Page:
such an exalted respect for it, that in the retributive arrangements made by his
own mind—we all make such arrangements, more or less—he stationed Miss
Pross much nearer to the lower Angels than many ladies immeasurably better got
up both by Nature and Art, who had balances at Tellson's.
“There never was, nor will be, but one man worthy of Ladybird,” said Miss
Pross; “and that was my brother Solomon, if he hadn't made a mistake in life.”
Here again: Mr. Lorry's inquiries into Miss Pross's personal history had
established the fact that her brother Solomon was a heartless scoundrel who had
stripped her of everything she possessed, as a stake to speculate with, and had
abandoned her in her poverty for evermore, with no touch of compunction. Miss
Pross's fidelity of belief in Solomon (deducting a mere trifle for this slight
mistake) was quite a serious matter with Mr. Lorry, and had its weight in his
good opinion of her.
“As we happen to be alone for the moment, and are both people of business,”
he said, when they had got back to the drawing-room and had sat down there in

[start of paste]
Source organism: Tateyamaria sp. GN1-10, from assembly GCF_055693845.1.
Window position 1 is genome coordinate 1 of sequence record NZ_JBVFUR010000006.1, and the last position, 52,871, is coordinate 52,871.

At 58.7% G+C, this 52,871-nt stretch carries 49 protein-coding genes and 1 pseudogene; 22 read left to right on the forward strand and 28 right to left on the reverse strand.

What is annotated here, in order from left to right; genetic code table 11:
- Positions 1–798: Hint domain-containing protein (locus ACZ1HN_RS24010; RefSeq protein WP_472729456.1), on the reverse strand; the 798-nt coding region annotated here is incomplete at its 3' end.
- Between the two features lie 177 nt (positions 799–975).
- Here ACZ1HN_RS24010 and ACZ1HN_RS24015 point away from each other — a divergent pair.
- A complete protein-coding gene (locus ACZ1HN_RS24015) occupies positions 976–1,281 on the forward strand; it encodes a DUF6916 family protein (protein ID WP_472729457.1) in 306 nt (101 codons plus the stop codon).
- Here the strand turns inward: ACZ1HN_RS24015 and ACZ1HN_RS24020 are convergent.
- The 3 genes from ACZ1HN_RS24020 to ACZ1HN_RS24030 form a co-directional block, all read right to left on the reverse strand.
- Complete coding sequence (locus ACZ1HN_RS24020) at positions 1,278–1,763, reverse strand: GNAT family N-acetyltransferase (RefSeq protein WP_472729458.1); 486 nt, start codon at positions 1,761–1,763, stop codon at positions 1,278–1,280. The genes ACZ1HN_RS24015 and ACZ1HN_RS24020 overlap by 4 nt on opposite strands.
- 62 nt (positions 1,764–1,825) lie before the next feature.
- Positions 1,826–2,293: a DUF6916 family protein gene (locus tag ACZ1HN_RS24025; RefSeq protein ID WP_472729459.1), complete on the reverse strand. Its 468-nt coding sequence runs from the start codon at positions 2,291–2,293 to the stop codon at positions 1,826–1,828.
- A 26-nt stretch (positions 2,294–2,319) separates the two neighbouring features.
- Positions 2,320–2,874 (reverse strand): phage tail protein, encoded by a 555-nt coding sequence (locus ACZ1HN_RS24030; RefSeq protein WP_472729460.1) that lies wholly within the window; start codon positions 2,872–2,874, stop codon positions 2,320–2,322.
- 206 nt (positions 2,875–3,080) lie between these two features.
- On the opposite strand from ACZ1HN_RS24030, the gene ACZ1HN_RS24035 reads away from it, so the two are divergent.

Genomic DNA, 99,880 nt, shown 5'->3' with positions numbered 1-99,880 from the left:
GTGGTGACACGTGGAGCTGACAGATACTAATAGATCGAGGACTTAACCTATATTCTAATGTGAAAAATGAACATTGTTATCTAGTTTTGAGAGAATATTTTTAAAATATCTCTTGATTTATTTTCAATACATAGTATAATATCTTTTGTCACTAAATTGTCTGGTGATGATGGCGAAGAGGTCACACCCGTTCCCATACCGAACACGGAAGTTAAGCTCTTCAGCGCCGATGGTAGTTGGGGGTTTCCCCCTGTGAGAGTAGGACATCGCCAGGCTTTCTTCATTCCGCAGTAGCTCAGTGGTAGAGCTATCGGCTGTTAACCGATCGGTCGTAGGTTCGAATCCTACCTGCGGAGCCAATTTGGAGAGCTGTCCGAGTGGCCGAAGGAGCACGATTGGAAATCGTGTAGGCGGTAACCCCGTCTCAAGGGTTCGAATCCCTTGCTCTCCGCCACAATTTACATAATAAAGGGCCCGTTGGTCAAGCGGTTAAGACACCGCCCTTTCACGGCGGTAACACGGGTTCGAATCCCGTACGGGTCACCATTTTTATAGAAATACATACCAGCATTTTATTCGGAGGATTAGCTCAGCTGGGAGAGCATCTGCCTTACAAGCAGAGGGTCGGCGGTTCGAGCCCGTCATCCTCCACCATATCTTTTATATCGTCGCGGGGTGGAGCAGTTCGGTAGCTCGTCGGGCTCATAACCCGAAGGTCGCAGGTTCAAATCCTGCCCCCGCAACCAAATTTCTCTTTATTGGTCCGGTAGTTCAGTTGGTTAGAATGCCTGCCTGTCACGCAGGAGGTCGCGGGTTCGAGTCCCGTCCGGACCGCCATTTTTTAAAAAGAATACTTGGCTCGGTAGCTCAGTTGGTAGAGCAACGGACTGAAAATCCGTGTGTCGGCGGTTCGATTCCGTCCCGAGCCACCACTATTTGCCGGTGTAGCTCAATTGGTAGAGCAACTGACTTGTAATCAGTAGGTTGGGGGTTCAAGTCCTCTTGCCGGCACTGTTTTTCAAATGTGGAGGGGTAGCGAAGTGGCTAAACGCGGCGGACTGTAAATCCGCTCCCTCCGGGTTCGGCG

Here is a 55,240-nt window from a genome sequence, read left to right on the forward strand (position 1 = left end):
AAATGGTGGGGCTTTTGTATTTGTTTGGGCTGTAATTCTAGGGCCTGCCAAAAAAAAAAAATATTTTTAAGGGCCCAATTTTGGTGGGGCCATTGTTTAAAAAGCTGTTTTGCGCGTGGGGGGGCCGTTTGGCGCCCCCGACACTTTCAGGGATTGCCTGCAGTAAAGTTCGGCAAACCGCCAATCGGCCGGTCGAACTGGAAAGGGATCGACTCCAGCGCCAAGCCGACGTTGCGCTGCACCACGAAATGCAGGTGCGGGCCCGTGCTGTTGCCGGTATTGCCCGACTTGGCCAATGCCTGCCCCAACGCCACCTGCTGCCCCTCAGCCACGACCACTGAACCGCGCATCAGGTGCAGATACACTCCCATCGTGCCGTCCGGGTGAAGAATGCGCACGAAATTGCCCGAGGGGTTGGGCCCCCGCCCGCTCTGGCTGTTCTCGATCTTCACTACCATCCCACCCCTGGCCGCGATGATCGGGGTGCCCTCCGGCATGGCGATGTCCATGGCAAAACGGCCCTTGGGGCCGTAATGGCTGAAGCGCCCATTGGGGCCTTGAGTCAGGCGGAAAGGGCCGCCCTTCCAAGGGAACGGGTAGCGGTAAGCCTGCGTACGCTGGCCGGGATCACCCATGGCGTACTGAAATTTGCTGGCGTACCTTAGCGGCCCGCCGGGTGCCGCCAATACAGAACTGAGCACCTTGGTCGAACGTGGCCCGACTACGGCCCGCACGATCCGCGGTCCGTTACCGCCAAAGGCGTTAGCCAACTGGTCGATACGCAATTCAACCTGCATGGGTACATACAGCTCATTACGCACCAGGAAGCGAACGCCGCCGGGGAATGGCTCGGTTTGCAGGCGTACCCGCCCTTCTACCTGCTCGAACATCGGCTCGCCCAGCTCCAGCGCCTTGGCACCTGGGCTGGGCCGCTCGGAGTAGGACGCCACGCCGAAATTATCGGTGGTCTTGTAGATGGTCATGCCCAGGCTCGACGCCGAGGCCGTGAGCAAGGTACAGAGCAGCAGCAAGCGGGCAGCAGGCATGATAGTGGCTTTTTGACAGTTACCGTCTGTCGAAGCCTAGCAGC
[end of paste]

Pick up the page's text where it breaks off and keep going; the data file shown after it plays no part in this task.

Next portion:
friendly relations, “let me ask you—does the Doctor, in talking with Lucie,
never refer to the shoemaking time, yet?”
“And yet keeps that bench and those tools beside him?”
“Ah!” returned Miss Pross, shaking her head. “But I don't say he don't refer to
it within himself.”
“Do you believe that he thinks of it much?”
“I do,” said Miss Pross.
“Do you imagine—” Mr. Lorry had begun, when Miss Pross took him up
“Never imagine anything. Have no imagination at all.”
“I stand corrected; do you suppose—you go so far as to suppose, sometimes?”
“Now and then,” said Miss Pross.
“Do you suppose,” Mr. Lorry went on, with a laughing twinkle in his bright
eye, as it looked kindly at her, “that Doctor Manette has any theory of his own,
preserved through all those years, relative to the cause of his being so oppressed;
perhaps, even to the name of his oppressor?”
“I don't suppose anything about it but what Ladybird tells me.”
“And that is—?”
“That she thinks he has.”